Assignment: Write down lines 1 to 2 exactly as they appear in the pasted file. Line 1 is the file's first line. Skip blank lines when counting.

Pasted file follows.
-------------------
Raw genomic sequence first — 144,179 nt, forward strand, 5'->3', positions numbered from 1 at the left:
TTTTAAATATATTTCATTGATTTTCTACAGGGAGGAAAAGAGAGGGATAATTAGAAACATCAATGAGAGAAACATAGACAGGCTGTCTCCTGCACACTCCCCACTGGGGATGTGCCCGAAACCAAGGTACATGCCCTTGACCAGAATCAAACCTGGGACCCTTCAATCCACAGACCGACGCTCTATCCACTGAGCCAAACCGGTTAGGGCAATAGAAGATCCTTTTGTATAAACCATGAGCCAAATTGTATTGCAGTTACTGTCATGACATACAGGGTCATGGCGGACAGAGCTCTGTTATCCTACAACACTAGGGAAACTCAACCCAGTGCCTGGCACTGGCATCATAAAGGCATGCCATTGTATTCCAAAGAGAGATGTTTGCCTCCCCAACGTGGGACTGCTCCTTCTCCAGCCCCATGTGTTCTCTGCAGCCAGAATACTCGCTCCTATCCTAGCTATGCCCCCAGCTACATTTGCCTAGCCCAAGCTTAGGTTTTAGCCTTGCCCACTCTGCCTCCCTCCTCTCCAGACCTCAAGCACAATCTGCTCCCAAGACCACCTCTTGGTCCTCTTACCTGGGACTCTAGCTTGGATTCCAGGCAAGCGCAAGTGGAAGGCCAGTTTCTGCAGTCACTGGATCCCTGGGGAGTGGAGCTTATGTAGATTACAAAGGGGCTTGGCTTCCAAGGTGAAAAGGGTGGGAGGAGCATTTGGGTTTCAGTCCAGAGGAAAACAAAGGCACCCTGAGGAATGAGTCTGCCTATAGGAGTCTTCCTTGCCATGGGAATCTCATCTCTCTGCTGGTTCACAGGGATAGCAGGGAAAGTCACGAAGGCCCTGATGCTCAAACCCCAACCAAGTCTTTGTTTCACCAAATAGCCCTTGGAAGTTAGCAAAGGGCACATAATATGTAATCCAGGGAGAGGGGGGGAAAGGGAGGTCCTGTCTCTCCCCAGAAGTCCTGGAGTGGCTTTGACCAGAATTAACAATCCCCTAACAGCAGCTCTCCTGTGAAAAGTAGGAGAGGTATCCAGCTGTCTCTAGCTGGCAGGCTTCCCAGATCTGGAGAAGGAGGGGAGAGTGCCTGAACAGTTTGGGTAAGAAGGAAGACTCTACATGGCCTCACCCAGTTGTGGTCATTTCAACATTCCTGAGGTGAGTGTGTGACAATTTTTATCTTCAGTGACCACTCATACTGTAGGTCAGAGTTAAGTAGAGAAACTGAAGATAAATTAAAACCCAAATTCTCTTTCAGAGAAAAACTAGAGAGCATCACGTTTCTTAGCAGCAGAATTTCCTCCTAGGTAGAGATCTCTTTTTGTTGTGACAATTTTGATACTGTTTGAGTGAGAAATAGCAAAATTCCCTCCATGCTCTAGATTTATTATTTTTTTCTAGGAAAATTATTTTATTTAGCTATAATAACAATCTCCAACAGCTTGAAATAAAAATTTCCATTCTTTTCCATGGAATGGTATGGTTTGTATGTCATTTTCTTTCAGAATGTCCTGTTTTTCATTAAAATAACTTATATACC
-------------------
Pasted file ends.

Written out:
Raw genomic sequence first — 144,179 nt, forward strand, 5'->3', positions numbered from 1 at the left:
TTTTAAATATATTTCATTGATTTTCTACAGGGAGGAAAAGAGAGGGATAATTAGAAACATCAATGAGAGAAACATAGACAGGCTGTCTCCTGCACACTCCCCACTGGGGATGTGCCCGAAACCAAGGTACATGCCCTTGACCAGAATCAAACCTGGGACCCTTCAATCCACAGACCGACGCTCTATCCACTGAGCCAAACCGGTTAGGGCAATAGAAGATCCTTTTGTATAAACCATGAGCCAAATTGTATTGCAGTTACTGTCATGACATACAGGGTCATGGCGGACAGAGCTCTGTTATCCTACAACACTAGGGAAACTCAACCCAGTGCCTGGCACTGGCATCATAAAGGCATGCCATTGTATTCCAAAGAGAGATGTTTGCCTCCCCAACGTGGGACTGCTCCTTCTCCAGCCCCATGTGTTCTCTGCAGCCAGAATACTCGCTCCTATCCTAGCTATGCCCCCAGCTACATTTGCCTAGCCCAAGCTTAGGTTTTAGCCTTGCCCACTCTGCCTCCCTCCTCTCCAGACCTCAAGCACAATCTGCTCCCAAGACCACCTCTTGGTCCTCTTACCTGGGACTCTAGCTTGGATTCCAGGCAAGCGCAAGTGGAAGGCCAGTTTCTGCAGTCACTGGATCCCTGGGGAGTGGAGCTTATGTAGATTACAAAGGGGCTTGGCTTCCAAGGTGAAAAGGGTGGGAGGAGCATTTGGGTTTCAGTCCAGAGGAAAACAAAGGCACCCTGAGGAATGAGTCTGCCTATAGGAGTCTTCCTTGCCATGGGAATCTCATCTCTCTGCTGGTTCACAGGGATAGCAGGGAAAGTCACGAAGGCCCTGATGCTCAAACCCCAACCAAGTCTTTGTTTCACCAAATAGCCCTTGGAAGTTAGCAAAGGGCACATAATATGTAATCCAGGGAGAGGGGGGGAAAGGGAGGTCCTGTCTCTCCCCAGAAGTCCTGGAGTGGCTTTGACCAGAATTAACAATCCCCTAACAGCAGCTCTCCTGTGAAAAGTAGGAGAGGTATCCAGCTGTCTCTAGCTGGCAGGCTTCCCAGATCTGGAGAAGGAGGGGAGAGTGCCTGAACAGTTTGGGTAAGAAGGAAGACTCTACATGGCCTCACCCAGTTGTGGTCATTTCAACATTCCTGAGGTGAGTGTGTGACAATTTTTATCTTCAGTGACCACTCATACTGTAGGTCAGAGTTAAGTAGAGAAACTGAAGATAAATTAAAACCCAAATTCTCTTTCAGAGAAAAACTAGAGAGCATCACGTTTCTTAGCAGCAGAATTTCCTCCTAGGTAGAGATCTCTTTTTGTTGTGACAATTTTGATACTGTTTGAGTGAGAAATAGCAAAATTCCCTCCATGCTCTAGATTTATTATTTTTTTCTAGGAAAATTATTTTATTTAGCTATAATAACAATCTCCAACAGCTTGAAATAAAAATTTCCATTCTTTTCCATGGAATGGTATGGTTTGTATGTCATTTTCTTTCAGAATGTCCTGTTTTTCATTAAAATAACTTATATACC